Critical reviews of books, exhibitions, and projects in all areas and periods of art history and visual studies

Browse Recent Book Reviews

Steven M. Reiss
Charlottesville: University of Virginia Press, 2014. 216 pp.; 80 b/w ills. Cloth $35.00 (9780813934976)
What is it about a Frank Lloyd Wright-designed house that inspires some owners to endure hardship to see it built and overcome obstacles to prevent its destruction? It is a question implicitly asked and answered by Steven M. Reiss in Frank Lloyd Wright’s Pope-Leighey House, a skillful retelling of the complex history of a 1,200-square-foot Usonian house (originally known as the Pope House) built in 1941 in Falls Church, Virginia. The book, which is organized into three chronological... Full Review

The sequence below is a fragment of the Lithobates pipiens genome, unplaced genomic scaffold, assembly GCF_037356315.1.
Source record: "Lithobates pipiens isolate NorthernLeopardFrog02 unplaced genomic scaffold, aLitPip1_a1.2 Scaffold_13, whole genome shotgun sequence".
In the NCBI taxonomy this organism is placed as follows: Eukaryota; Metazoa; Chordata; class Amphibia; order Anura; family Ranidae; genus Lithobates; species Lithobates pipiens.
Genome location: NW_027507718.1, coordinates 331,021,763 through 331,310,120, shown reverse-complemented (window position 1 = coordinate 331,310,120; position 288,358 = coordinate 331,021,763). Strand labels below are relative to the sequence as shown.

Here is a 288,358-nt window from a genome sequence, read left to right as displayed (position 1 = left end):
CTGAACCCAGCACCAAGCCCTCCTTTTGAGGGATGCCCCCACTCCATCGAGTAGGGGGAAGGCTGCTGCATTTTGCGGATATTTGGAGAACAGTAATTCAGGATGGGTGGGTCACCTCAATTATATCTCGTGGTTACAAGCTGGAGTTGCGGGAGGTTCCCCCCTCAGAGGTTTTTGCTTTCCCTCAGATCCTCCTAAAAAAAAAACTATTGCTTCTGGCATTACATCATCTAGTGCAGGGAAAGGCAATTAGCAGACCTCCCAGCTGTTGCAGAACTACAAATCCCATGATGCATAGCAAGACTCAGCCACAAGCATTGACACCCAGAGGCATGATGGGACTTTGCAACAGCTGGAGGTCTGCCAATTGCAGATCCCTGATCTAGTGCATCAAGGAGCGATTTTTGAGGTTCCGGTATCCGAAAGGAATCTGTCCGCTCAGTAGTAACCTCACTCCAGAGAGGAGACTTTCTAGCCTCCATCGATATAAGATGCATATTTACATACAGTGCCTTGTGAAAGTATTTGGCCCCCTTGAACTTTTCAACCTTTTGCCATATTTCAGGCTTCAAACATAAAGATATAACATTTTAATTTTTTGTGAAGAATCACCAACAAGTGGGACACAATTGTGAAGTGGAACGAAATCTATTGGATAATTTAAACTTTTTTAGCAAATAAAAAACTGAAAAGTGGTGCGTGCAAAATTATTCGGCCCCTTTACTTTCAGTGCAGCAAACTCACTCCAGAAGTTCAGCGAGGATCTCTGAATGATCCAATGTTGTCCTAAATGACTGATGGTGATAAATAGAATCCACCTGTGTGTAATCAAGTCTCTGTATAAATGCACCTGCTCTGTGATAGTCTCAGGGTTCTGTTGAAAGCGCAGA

June 13, 2017
Alexander Dumbadze and Suzanne Hudson, eds.
Malden, MA: Wiley-Blackwell, 2013. 512 pp. Paper $50.95 (9781444338669)
The last decade has seen a profusion of anthologies reckoning with “contemporary art”—a contested term. Contemporary Art: 1989 to the Present, edited by Alexander Dumbadze and Suzanne Hudson, is the latest one, but certainly not the last. Their desire is to expand the discussion on contemporary art to include a multiplicity of voices. In the process, Dumbadze and Hudson bring together forty-six international writers. The writings are grouped into fourteen “fluid rubrics,” which are... Full Review
June 9, 2017
Lawrence Berman
Boston: MFA Publications, 2015. 208 pp.; 52 color ills. Cloth $24.95 (9780878467969)